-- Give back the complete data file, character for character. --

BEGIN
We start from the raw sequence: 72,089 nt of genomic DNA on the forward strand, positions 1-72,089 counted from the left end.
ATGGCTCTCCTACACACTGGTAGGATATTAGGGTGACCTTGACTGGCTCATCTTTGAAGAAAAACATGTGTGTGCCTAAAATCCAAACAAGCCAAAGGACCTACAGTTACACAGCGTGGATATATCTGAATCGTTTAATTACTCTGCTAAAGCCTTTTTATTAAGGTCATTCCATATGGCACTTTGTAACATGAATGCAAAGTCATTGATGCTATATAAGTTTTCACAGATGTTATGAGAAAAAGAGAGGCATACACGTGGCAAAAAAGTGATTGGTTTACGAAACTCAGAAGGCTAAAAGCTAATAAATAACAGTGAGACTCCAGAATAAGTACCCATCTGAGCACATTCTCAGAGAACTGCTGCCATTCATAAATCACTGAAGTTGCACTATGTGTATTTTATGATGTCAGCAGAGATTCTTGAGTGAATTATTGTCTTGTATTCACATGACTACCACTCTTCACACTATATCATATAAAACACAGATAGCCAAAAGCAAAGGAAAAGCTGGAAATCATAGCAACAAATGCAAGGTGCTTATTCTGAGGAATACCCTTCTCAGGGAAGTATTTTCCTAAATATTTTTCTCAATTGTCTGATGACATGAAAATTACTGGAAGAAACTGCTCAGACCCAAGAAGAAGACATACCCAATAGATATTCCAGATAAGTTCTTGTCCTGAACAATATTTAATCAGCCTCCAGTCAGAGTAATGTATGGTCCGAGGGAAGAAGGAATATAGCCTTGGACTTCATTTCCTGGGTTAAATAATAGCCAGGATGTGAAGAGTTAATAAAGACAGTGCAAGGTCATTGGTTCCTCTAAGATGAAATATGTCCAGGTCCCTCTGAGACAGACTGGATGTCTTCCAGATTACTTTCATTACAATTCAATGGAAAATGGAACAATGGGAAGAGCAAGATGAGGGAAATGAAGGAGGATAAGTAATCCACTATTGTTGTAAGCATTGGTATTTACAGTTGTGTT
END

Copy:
We start from the raw sequence: 72,089 nt of genomic DNA on the forward strand, positions 1-72,089 counted from the left end.
ATGGCTCTCCTACACACTGGTAGGATATTAGGGTGACCTTGACTGGCTCATCTTTGAAGAAAAACATGTGTGTGCCTAAAATCCAAACAAGCCAAAGGACCTACAGTTACACAGCGTGGATATATCTGAATCGTTTAATTACTCTGCTAAAGCCTTTTTATTAAGGTCATTCCATATGGCACTTTGTAACATGAATGCAAAGTCATTGATGCTATATAAGTTTTCACAGATGTTATGAGAAAAAGAGAGGCATACACGTGGCAAAAAAGTGATTGGTTTACGAAACTCAGAAGGCTAAAAGCTAATAAATAACAGTGAGACTCCAGAATAAGTACCCATCTGAGCACATTCTCAGAGAACTGCTGCCATTCATAAATCACTGAAGTTGCACTATGTGTATTTTATGATGTCAGCAGAGATTCTTGAGTGAATTATTGTCTTGTATTCACATGACTACCACTCTTCACACTATATCATATAAAACACAGATAGCCAAAAGCAAAGGAAAAGCTGGAAATCATAGCAACAAATGCAAGGTGCTTATTCTGAGGAATACCCTTCTCAGGGAAGTATTTTCCTAAATATTTTTCTCAATTGTCTGATGACATGAAAATTACTGGAAGAAACTGCTCAGACCCAAGAAGAAGACATACCCAATAGATATTCCAGATAAGTTCTTGTCCTGAACAATATTTAATCAGCCTCCAGTCAGAGTAATGTATGGTCCGAGGGAAGAAGGAATATAGCCTTGGACTTCATTTCCTGGGTTAAATAATAGCCAGGATGTGAAGAGTTAATAAAGACAGTGCAAGGTCATTGGTTCCTCTAAGATGAAATATGTCCAGGTCCCTCTGAGACAGACTGGATGTCTTCCAGATTACTTTCATTACAATTCAATGGAAAATGGAACAATGGGAAGAGCAAGATGAGGGAAATGAAGGAGGATAAGTAATCCACTATTGTTGTAAGCATTGGTATTTACAGTTGTGTT